by Rebecca Barton
Summer ended with shocking abruptness this year, hounded by back-to-school busyness and a flurry of ministry activities. I found myself scrambling to ensure the Fall calendar wasn't double-booked—my thoughts drifting and spiraling about like leaves dancing ground-ward.
Ah, Autumn! Season that splashes our landscape with vibrant hues of orange and gold and purple! Your morning temperatures tempt me to brave the last of summer's mosquitoes, greeting the sunrise from my front porch swing with a steaming mug full of pumpkin-spiced beverage. I've always loved Fall—eagerly anticipated bringing in the harvest, shivering in bleachers under Friday night football lights, and shuffling through piles of rustling leaves. Have you ever found it curious that trees shed their layers right when we have to wear more of them?
Have you ever found it curious that trees shed their layers right when we have to wear more of them?
Fall. Why do we call it that? I'm sure the nickname originated from falling leaves, but other things also fall during this season: ripening fruit, lowering temperatures, flagging spirits. Yes, for some, Autumn signals a decline into seasonal depression that accompanies diminishing daylight hours.
I've never been someone whose spirits were dampened this time of year. Instead, I almost always experienced the opposite—relishing in the colder, darker days by warming the kitchen with baking bread and simmering soup and curling up in front of the fire near my Honey to devour an excellent book.
I've never been that someone...but I am now. This past week marked the one-year anniversary of my dad's departure from this earth, and this year, my mood has darkened along with the days. I find myself reflecting upon my memories of the twilight of Dad's lifetime, when like a giant oak that stood tall for such a long season, he swayed and shuddered, shedding leaf upon leaf of a layered life, until all that remained were frail branches—stripped bare and stretched heavenward.
Unlike the oaks that grace our church campus, re-adorning the skyscape with lush green vegetation each Spring, my Dad's earthly frame has ceased to weather the seasons. I stroll now beneath the trees and marvel that they have stood the test of time...and I wish they could testify of all they have witnessed. My dad did. Testify, that is. His last will and testament wasn't best described as notarized words on paper but rather as a compelling urgency to share God's sustaining grace. As his flesh weakened, Dad spent his remaining strong-willed energy testifying to each of us of the goodness of God during his lifetime of faithful service.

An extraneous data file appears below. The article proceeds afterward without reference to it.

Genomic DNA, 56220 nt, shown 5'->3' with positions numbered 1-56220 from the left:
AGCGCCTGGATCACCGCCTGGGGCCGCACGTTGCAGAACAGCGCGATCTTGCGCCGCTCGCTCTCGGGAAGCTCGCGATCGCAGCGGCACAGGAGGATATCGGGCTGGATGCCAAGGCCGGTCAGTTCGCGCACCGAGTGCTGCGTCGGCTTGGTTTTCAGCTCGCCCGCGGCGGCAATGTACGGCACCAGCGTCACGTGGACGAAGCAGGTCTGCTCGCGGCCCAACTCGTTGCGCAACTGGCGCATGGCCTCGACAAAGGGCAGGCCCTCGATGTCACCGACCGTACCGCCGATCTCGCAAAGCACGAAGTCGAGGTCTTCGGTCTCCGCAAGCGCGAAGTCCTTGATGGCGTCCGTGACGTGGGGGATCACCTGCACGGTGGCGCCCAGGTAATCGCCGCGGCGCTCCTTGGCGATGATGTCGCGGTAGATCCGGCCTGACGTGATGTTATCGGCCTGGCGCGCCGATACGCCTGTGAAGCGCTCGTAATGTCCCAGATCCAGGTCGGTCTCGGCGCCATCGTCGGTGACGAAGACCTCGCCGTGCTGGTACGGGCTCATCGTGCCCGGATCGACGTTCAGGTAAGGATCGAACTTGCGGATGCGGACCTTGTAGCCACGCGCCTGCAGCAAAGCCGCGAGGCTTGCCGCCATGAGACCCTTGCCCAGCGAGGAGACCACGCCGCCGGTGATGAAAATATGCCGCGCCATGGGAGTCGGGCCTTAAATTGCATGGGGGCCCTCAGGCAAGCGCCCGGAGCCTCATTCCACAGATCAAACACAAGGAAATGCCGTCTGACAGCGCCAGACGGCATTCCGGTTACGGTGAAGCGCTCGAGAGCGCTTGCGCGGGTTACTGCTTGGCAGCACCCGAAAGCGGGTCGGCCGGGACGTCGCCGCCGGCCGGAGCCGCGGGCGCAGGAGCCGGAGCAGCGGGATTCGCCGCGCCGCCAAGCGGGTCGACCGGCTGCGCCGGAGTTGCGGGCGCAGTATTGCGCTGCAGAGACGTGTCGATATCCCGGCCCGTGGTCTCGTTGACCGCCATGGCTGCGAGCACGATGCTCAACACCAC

Ecclesiastes 3 tells us that everything has a season and a God-ordained purpose, that He makes all things beautiful in His time, and that He has put eternity in our hearts. At this time, I am in a season of experiencing loss, and it is only timely that I embrace that season as a natural process our timeless Alpha and Omega God uses to create beauty within me. As surely as I stand in faith accepting that He ordains journeys through death and mourning, I can stand in hope believing that He orders steps into life and rejoicing.
Note: If you find that your “season of sorrow” is so severe it prevents you from living at a functionally normal level, please reach out to others who can walk with you on a journey back to healthy acceptance of all of the seasons you experience. There is wisdom in Godly counsel. Please contact us confidentially at email@example.com if you need help locating a Christian counselor.
Raised in a minister’s home, Rebecca was called into ministry at an early age. An Evangel University graduate with a Bachelor of Arts in English Education and a minor in Spanish, Rebecca has been a teacher, piano tutor, worship leader, office administrator, and bookkeeper. Rebecca currently serves with her husband, Scott, as lead pastors of Eldon First AG. They have been married 33 years--29 of those as pastors in Texas and Missouri. Besides being a pastor’s wife, Rebecca serves as the Publishing Team Leader for Refresh Ministry Women. Her interests include singing, playing keyboards, reading, genealogy, gardening, and crafting. However, her favorite activity is keeping up with her 3 adult kids, their spouses, and 3 active granddaughters.
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